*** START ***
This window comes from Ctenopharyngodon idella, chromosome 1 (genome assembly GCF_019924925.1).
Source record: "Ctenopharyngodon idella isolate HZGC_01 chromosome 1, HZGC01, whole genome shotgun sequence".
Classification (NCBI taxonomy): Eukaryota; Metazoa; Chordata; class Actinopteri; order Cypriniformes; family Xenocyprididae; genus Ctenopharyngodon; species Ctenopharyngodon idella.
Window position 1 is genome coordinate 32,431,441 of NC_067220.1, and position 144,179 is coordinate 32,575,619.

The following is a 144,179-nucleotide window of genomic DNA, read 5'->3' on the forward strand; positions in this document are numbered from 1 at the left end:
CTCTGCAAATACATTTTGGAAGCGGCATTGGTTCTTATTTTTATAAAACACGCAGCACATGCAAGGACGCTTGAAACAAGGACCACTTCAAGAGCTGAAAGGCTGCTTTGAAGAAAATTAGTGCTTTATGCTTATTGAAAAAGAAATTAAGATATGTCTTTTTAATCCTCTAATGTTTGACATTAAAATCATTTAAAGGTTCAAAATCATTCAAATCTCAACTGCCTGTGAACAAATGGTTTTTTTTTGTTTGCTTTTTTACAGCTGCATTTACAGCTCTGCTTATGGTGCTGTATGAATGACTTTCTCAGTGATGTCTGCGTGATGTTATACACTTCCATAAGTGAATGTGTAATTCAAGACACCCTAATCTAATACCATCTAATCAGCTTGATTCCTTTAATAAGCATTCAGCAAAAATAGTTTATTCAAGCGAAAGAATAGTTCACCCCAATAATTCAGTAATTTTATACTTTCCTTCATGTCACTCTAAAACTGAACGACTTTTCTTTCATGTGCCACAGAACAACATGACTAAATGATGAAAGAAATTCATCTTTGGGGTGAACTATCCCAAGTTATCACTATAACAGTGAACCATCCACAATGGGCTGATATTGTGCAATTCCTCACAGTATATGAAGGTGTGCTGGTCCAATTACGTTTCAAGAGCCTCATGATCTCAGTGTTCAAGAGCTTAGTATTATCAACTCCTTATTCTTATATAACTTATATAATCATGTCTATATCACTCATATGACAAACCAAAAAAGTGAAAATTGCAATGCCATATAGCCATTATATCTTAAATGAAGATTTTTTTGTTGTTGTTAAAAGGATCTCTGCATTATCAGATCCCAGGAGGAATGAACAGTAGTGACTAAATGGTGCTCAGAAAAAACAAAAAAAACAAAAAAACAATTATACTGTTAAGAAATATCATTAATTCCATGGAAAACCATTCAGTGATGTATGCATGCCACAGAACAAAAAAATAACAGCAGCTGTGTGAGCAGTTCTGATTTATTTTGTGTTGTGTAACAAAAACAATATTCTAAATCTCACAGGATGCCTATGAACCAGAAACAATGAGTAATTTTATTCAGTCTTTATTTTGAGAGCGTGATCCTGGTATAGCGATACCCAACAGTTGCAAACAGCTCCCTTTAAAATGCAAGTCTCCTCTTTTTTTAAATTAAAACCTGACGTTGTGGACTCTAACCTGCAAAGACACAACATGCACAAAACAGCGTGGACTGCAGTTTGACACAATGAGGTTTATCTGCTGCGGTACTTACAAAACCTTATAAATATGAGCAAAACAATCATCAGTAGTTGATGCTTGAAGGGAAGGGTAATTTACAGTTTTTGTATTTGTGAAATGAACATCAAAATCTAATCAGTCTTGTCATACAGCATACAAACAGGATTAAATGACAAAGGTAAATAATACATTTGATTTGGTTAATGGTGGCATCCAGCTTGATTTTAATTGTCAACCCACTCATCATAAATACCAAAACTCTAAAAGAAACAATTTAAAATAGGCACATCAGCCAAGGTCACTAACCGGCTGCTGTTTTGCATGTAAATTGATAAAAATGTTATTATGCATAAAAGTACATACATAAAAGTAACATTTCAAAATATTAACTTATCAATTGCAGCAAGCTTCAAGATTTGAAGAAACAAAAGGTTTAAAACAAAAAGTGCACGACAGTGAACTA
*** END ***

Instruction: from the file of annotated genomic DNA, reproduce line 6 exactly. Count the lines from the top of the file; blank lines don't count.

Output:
CTCTGCAAATACATTTTGGAAGCGGCATTGGTTCTTATTTTTATAAAACACGCAGCACATGCAAGGACGCTTGAAACAAGGACCACTTCAAGAGCTGAAAGGCTGCTTTGAAGAAAATTAGTGCTTTATGCTTATTGAAAAAGAAATTAAGATATGTCTTTTTAATCCTCTAATGTTTGACATTAAAATCATTTAAAGGTTCAAAATCATTCAAATCTCAACTGCCTGTGAACAAATGGTTTTTTTTTGTTTGCTTTTTTACAGCTGCATTTACAGCTCTGCTTATGGTGCTGTATGAATGACTTTCTCAGTGATGTCTGCGTGATGTTATACACTTCCATAAGTGAATGTGTAATTCAAGACACCCTAATCTAATACCATCTAATCAGCTTGATTCCTTTAATAAGCATTCAGCAAAAATAGTTTATTCAAGCGAAAGAATAGTTCACCCCAATAATTCAGTAATTTTATACTTTCCTTCATGTCACTCTAAAACTGAACGACTTTTCTTTCATGTGCCACAGAACAACATGACTAAATGATGAAAGAAATTCATCTTTGGGGTGAACTATCCCAAGTTATCACTATAACAGTGAACCATCCACAATGGGCTGATATTGTGCAATTCCTCACAGTATATGAAGGTGTGCTGGTCCAATTACGTTTCAAGAGCCTCATGATCTCAGTGTTCAAGAGCTTAGTATTATCAACTCCTTATTCTTATATAACTTATATAATCATGTCTATATCACTCATATGACAAACCAAAAAAGTGAAAATTGCAATGCCATATAGCCATTATATCTTAAATGAAGATTTTTTTGTTGTTGTTAAAAGGATCTCTGCATTATCAGATCCCAGGAGGAATGAACAGTAGTGACTAAATGGTGCTCAGAAAAAACAAAAAAAACAAAAAAACAATTATACTGTTAAGAAATATCATTAATTCCATGGAAAACCATTCAGTGATGTATGCATGCCACAGAACAAAAAAATAACAGCAGCTGTGTGAGCAGTTCTGATTTATTTTGTGTTGTGTAACAAAAACAATATTCTAAATCTCACAGGATGCCTATGAACCAGAAACAATGAGTAATTTTATTCAGTCTTTATTTTGAGAGCGTGATCCTGGTATAGCGATACCCAACAGTTGCAAACAGCTCCCTTTAAAATGCAAGTCTCCTCTTTTTTTAAATTAAAACCTGACGTTGTGGACTCTAACCTGCAAAGACACAACATGCACAAAACAGCGTGGACTGCAGTTTGACACAATGAGGTTTATCTGCTGCGGTACTTACAAAACCTTATAAATATGAGCAAAACAATCATCAGTAGTTGATGCTTGAAGGGAAGGGTAATTTACAGTTTTTGTATTTGTGAAATGAACATCAAAATCTAATCAGTCTTGTCATACAGCATACAAACAGGATTAAATGACAAAGGTAAATAATACATTTGATTTGGTTAATGGTGGCATCCAGCTTGATTTTAATTGTCAACCCACTCATCATAAATACCAAAACTCTAAAAGAAACAATTTAAAATAGGCACATCAGCCAAGGTCACTAACCGGCTGCTGTTTTGCATGTAAATTGATAAAAATGTTATTATGCATAAAAGTACATACATAAAAGTAACATTTCAAAATATTAACTTATCAATTGCAGCAAGCTTCAAGATTTGAAGAAACAAAAGGTTTAAAACAAAAAGTGCACGACAGTGAACTA